Launches: NASA and ESA look to the moon
In a signing ceremony that got little attention at the time, NASA and the European Space Agency (ESA) signed a joint statement formalizing the two agencies’ intention to work together closely as humanity moves forward toward a permanent human presence on the moon. ESA Director General, Josef Aschbacher, and NASA Administrator, Bill Nelson, signed the agreement on September 19, 2022, at the 2022 International Astronautical Congress in Paris, France.
Although ESA and NASA signed the agreement in September, it didn’t receive much public recognition until Aschbacher posted the following tweet.
Last night I signed a Joint Statement on Lunar cooperation activities with NASA administrator @SenBillNelson, a valuable contribution to the preparations of #CM22 as we get closer to ensuring our cooperation on and around the Moon. pic.twitter.com/7aUWsv5q8k
— Josef Aschbacher (@AschbacherJosef) September 20, 2022
An ongoing partnership
The joint statement noted NASA and ESA cooperation on human space flight activities such as the International Space Station, Gateway, and the ESA-provided European Service Module for the Orion capsule, and highlighted ongoing discussions on future collaboration on the moon.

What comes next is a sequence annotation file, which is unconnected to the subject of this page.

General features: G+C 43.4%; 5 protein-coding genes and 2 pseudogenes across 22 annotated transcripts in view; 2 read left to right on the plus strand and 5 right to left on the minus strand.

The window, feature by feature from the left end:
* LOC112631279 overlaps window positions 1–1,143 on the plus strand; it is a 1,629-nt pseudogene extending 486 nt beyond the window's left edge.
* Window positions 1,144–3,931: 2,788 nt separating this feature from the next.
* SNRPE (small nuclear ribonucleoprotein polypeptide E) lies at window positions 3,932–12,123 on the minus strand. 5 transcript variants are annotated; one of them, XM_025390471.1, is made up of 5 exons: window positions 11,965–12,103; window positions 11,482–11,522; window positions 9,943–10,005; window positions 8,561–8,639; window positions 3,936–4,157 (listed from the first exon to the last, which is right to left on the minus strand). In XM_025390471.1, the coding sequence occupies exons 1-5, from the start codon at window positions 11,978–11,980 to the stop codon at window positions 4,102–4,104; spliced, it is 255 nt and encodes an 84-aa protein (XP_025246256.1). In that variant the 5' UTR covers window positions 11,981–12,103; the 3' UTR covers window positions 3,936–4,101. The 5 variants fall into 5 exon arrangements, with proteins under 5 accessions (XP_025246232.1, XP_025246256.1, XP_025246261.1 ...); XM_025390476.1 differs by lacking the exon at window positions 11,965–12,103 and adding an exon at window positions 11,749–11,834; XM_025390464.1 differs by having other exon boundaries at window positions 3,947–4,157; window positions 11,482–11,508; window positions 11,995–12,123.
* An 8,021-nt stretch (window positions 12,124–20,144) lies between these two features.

All of these projects are components of the Artemis moon mission.
The Orion capsule is the crew capsule, to be rocketed away from Earth via NASA’s Space Launch System (SLS), and set on a course to the moon.
The European Service Module will serve as a primary power and propulsion component for the Orion crew capsule, until it’s discarded at the end of each mission.
Gateway will be a small, human-tended space station that’ll orbit the moon, providing support capabilities during the Artemis campaign.
ESA’s part of the job
ESA is currently constructing the ESPRIT (European System Providing Refueling Infrastructure and Telecommunication), its portion of the Lunar Gateway station that will eventually act as a way station between Earth and the moon.
ESPRIT will have two components: the HALO-Lunar Communications System will provide communications on and around the moon, and the European Refueling Module will provide cargo and fuel storage at the Gateway.
ESA will also put the first European on the moon, part of its participation in the Artemis 3 moon landing, currently scheduled for 2025.
Bottom line: NASA and ESA reaffirmed their intent to cooperate on lunar missions during the 2022 International Astronautical Congress held in September in Paris, France.